Appellants' attack on N.J.A.C. 13:2-25.1 (amended) is frivolous. This regulation requires wholesalers and distributors to deliver alcoholic beverages to retailers from inventory stored in a New Jersey warehouse for at least 24 hours. The regulation is similar to the one presently in force and is bottomed on N.J.S.A. 33:1-11, which requires every plenary wholesale licensee and wine wholesaler licensee to make delivery of alcoholic beverages and wines sold to retailers from inventory in a warehouse located in New Jersey. The constitutionality of this statute was sustained in Kasser Distillers Products Corp. v. Sills, 85 N.J. Super. 351 (Ch.Div.1964). The regulation implements the statute and serves the valid purpose of preventing the diversion of alcoholic beverages and assuring the proper collection of taxes under the Alcoholic Beverage Tax Law, N.J.S.A. 54:43-1. The argument that both the new and the old regulations are anti-competitive and therefore invalid fails to consider the purpose of the statute and regulations, supra, and the benefit to the State resulting therefrom.

N.J.A.C. 13:2-24.11(a)(8) (amended) prohibits joint advertising by competing independently owned retailers (cooperative advertising). Appellant retailers argue that this regulation discriminates against small retailers in their efforts to compete with large retailers and also implicates First Amendment rights by infringing on free speech. The regulation, however, does not prohibit a retailer from advertising. It is aimed at cooperative advertising by competing retailers. At least where price advertising is involved, such cooperative advertising would undoubtedly involve horizontal price fixing, a per se violation of Federal and State antitrust laws. See 15 U.S.C. ยง 1 et seq.; N.J.S.A. 56:9-1 et seq.; United States v. Socony-Vacuum Oil Co., 310 U.S. 150, 60 S. Ct. 811, 84 L. Ed. 1129 (1940). On this basis the regulation is aimed at preventing illegal marketing practices and is a reasonable exercise of the Director's power. However,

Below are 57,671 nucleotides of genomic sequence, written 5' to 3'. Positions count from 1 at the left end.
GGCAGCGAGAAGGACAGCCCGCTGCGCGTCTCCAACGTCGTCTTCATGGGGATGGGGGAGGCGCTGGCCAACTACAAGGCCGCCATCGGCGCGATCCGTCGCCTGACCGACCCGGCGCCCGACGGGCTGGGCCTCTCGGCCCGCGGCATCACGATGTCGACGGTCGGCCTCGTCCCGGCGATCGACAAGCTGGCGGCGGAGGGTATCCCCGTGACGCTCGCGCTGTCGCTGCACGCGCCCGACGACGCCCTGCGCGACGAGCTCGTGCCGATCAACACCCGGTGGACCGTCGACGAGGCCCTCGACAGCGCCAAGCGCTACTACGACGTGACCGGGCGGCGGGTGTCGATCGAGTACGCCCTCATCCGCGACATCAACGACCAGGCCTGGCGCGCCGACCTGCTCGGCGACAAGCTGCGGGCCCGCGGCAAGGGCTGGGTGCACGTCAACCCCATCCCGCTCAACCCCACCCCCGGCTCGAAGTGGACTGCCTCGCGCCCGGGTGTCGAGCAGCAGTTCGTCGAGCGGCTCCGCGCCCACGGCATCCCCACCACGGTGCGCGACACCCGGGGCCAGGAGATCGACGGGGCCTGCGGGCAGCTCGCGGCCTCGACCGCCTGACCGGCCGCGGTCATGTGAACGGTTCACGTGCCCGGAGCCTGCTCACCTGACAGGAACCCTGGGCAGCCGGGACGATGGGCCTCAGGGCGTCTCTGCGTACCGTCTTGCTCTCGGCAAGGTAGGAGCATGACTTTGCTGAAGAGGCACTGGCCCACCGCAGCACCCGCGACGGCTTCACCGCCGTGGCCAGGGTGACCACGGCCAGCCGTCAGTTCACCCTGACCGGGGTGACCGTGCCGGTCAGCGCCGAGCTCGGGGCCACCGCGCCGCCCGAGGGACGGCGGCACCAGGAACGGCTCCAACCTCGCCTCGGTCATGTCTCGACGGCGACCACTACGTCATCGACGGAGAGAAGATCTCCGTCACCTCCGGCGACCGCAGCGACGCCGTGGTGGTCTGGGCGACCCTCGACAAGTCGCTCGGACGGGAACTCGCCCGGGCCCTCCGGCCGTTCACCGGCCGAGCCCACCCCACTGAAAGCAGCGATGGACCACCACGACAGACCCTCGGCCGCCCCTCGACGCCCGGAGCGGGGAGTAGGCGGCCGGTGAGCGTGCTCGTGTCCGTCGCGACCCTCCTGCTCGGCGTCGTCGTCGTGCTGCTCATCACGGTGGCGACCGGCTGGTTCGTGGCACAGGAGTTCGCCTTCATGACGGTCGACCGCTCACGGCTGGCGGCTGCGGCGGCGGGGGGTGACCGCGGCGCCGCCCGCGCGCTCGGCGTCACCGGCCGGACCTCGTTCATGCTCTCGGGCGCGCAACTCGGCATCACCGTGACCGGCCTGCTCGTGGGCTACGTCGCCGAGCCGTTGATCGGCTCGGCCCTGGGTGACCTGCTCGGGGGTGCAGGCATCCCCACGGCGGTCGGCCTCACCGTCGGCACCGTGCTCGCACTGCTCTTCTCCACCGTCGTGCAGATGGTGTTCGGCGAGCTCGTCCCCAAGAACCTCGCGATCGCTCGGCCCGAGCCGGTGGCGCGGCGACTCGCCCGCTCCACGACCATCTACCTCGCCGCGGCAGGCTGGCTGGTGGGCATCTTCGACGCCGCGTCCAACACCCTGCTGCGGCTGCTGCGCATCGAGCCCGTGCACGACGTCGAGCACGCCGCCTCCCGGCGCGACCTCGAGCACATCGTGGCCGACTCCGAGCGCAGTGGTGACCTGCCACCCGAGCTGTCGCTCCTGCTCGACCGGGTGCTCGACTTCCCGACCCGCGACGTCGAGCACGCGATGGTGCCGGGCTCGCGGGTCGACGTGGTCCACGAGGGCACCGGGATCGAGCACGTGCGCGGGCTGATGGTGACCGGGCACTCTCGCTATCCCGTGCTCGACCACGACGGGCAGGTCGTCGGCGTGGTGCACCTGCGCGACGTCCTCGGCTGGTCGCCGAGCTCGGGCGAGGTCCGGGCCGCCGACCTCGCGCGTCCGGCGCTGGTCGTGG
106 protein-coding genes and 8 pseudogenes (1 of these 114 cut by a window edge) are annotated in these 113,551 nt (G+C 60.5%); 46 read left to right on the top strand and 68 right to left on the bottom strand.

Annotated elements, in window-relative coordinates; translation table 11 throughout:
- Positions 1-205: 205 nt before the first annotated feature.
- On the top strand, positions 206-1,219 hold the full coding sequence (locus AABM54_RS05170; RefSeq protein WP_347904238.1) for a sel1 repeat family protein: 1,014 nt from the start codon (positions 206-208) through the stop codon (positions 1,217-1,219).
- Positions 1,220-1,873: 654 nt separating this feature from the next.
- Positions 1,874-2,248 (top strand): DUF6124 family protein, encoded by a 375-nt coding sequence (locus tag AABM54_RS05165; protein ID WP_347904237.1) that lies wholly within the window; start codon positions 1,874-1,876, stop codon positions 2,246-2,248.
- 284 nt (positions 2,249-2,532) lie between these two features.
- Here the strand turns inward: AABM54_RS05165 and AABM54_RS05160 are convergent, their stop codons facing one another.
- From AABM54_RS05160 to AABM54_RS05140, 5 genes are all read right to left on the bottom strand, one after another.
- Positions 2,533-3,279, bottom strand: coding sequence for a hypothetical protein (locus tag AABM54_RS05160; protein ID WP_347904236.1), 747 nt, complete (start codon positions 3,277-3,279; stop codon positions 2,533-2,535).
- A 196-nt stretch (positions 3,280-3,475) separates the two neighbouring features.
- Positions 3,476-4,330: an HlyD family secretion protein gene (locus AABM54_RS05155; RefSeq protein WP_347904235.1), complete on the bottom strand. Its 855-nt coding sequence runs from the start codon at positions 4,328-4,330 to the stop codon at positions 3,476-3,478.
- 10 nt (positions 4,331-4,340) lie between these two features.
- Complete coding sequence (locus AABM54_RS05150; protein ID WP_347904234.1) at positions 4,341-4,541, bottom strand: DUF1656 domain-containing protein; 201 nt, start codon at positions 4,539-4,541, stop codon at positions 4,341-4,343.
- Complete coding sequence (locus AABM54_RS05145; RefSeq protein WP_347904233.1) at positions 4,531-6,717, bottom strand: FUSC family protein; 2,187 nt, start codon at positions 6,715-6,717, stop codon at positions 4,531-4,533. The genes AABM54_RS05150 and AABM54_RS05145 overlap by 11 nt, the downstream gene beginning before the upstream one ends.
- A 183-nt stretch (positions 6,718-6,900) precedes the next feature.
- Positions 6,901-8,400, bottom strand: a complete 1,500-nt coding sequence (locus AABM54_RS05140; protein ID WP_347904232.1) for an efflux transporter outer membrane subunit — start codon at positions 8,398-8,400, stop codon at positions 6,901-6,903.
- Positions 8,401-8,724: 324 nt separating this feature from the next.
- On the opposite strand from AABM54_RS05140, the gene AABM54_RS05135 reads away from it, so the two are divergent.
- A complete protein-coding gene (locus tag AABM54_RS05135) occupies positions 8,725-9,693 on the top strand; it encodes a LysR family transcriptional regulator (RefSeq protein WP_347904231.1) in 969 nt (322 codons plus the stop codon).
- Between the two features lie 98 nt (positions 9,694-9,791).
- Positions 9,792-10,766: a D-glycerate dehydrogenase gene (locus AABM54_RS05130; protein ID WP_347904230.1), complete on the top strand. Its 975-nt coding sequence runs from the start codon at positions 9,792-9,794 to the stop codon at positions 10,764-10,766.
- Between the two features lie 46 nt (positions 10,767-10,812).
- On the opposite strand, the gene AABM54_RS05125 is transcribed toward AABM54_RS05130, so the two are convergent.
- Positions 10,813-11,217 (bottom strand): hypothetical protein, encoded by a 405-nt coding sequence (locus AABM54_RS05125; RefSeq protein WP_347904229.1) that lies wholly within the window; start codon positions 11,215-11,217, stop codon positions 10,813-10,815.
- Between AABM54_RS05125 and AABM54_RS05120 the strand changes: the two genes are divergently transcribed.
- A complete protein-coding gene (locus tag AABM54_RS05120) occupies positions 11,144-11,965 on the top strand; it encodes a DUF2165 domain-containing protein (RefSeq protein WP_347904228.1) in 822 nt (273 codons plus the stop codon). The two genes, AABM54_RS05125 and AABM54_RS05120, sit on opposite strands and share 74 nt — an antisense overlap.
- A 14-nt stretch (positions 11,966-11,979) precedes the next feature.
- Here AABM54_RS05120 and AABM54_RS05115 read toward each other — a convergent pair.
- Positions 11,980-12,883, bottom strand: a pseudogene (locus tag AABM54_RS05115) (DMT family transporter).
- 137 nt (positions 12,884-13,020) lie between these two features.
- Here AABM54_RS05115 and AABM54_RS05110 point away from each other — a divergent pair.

[82 NJ Page 126]